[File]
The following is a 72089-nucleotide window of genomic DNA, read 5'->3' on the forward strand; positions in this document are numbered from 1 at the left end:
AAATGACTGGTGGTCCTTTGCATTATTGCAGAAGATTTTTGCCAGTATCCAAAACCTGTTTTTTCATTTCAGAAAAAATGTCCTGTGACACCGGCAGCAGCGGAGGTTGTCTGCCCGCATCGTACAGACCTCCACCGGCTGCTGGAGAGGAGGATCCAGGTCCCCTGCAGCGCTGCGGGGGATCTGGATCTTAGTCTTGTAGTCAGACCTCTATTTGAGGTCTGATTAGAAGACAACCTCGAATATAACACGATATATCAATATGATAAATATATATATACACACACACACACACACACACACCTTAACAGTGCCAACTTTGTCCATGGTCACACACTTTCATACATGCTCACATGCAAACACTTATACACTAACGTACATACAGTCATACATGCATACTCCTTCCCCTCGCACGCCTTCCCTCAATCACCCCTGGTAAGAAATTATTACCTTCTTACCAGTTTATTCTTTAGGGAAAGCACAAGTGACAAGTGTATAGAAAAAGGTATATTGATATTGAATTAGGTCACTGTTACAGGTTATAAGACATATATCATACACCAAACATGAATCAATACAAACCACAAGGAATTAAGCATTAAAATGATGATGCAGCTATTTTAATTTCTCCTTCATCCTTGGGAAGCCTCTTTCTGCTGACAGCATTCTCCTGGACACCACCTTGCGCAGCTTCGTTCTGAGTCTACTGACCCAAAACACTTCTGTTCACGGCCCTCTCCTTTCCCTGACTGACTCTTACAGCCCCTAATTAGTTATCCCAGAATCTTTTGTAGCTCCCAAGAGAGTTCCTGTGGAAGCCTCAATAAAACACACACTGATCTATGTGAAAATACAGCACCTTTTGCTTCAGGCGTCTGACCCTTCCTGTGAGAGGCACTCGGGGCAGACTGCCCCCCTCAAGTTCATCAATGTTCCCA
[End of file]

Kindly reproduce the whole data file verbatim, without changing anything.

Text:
The following is a 72089-nucleotide window of genomic DNA, read 5'->3' on the forward strand; positions in this document are numbered from 1 at the left end:
AAATGACTGGTGGTCCTTTGCATTATTGCAGAAGATTTTTGCCAGTATCCAAAACCTGTTTTTTCATTTCAGAAAAAATGTCCTGTGACACCGGCAGCAGCGGAGGTTGTCTGCCCGCATCGTACAGACCTCCACCGGCTGCTGGAGAGGAGGATCCAGGTCCCCTGCAGCGCTGCGGGGGATCTGGATCTTAGTCTTGTAGTCAGACCTCTATTTGAGGTCTGATTAGAAGACAACCTCGAATATAACACGATATATCAATATGATAAATATATATATACACACACACACACACACACACACCTTAACAGTGCCAACTTTGTCCATGGTCACACACTTTCATACATGCTCACATGCAAACACTTATACACTAACGTACATACAGTCATACATGCATACTCCTTCCCCTCGCACGCCTTCCCTCAATCACCCCTGGTAAGAAATTATTACCTTCTTACCAGTTTATTCTTTAGGGAAAGCACAAGTGACAAGTGTATAGAAAAAGGTATATTGATATTGAATTAGGTCACTGTTACAGGTTATAAGACATATATCATACACCAAACATGAATCAATACAAACCACAAGGAATTAAGCATTAAAATGATGATGCAGCTATTTTAATTTCTCCTTCATCCTTGGGAAGCCTCTTTCTGCTGACAGCATTCTCCTGGACACCACCTTGCGCAGCTTCGTTCTGAGTCTACTGACCCAAAACACTTCTGTTCACGGCCCTCTCCTTTCCCTGACTGACTCTTACAGCCCCTAATTAGTTATCCCAGAATCTTTTGTAGCTCCCAAGAGAGTTCCTGTGGAAGCCTCAATAAAACACACACTGATCTATGTGAAAATACAGCACCTTTTGCTTCAGGCGTCTGACCCTTCCTGTGAGAGGCACTCGGGGCAGACTGCCCCCCTCAAGTTCATCAATGTTCCCA